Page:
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of commons on this evening on reports that british—made cluster bombs may have been used by saudi forces in yemen. the weapon releases multiple smaller bombs over a wide area, and it's illegal to supply them under british law. 0ur security correspondent frank gardner reports. amid the horror of yemen's two—year—old war, there are some weapons that won't go away. along with landmine, the cluster bomb poses an extreme risk to civilians. bannedin poses an extreme risk to civilians. banned in britain since 2010, some of these bombs sold by the uk to said —— saudi arabia before the ban have been used in yemen the six has been difficult for the british government. saudi arabia is hugely important to the uk and to the british defence industry, butjust as relevant as that is considering what would be the consequence of restricting arms deliveries to saudi arabia. saudi air force tornado jets were fitted to carry cluster bomb, the
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saudis say they don't use british cluster bombs as they have all expired. whitehall officials say the saudis have destroyed their british stocks, and yet, evidence of their use has been found on the ground in yemen. we know many years ago the british government sold cluster bombs, they are now illegal. what we are bombs, they are now illegal. what we a re clear bombs, they are now illegal. what we are clear about at amnesty, they are now turning up in yemen. we told the british government this in may this year, when our researchers discovered cluster bombs being used. we had the evidence. for the prime minister, theresa may, seen here meeting gulf rulers this month. this is an awkward issue, he government is pushing for closer ties with the gulf, the human rights activists and jeremy corbyn are calling for an arms embargo on saudi arabia. that is something that number ten will want to avoid at all costs. in the commons today, the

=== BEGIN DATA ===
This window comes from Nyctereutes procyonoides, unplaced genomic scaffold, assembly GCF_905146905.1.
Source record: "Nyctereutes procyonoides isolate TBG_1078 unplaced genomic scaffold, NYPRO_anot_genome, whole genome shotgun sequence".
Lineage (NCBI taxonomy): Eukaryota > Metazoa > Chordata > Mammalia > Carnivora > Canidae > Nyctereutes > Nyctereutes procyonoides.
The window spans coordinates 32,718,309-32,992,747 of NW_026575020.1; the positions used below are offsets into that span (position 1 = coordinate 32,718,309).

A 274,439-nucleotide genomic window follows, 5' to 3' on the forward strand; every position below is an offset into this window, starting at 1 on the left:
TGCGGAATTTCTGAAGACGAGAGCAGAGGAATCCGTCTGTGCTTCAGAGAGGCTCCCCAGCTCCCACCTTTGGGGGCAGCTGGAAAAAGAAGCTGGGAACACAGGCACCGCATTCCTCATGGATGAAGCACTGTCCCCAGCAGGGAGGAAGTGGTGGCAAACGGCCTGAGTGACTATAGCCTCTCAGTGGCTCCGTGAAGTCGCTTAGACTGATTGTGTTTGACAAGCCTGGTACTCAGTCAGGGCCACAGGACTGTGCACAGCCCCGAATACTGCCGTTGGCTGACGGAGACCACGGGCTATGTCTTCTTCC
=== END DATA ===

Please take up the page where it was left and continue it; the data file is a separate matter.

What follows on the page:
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defence secretary is expected to make a statement, clarifying what the government knows about the use of british weapons in the yemen war. he is likely to face some pressing questions. football's international governing body has fined england, wales, scotland and northern ireland nearly £80,000 for displaying poppies during world cup qualifiers around armistice day in november. 0ur sports correspondent david 0rnstein is here — and that's because fifa says they are a political symbol? yes, you may remember in 2011, england wore a poppy on an armband ina england wore a poppy on an armband in a friendly against spain. so too scotland, but neither were punished, but since then fifa have tightened their rules round what they deem to be political, so the home nations had been warned, they knew they risked punishment. they hoped they reached a compromise but it hasn't happened n the case of england and scotland, england have been fined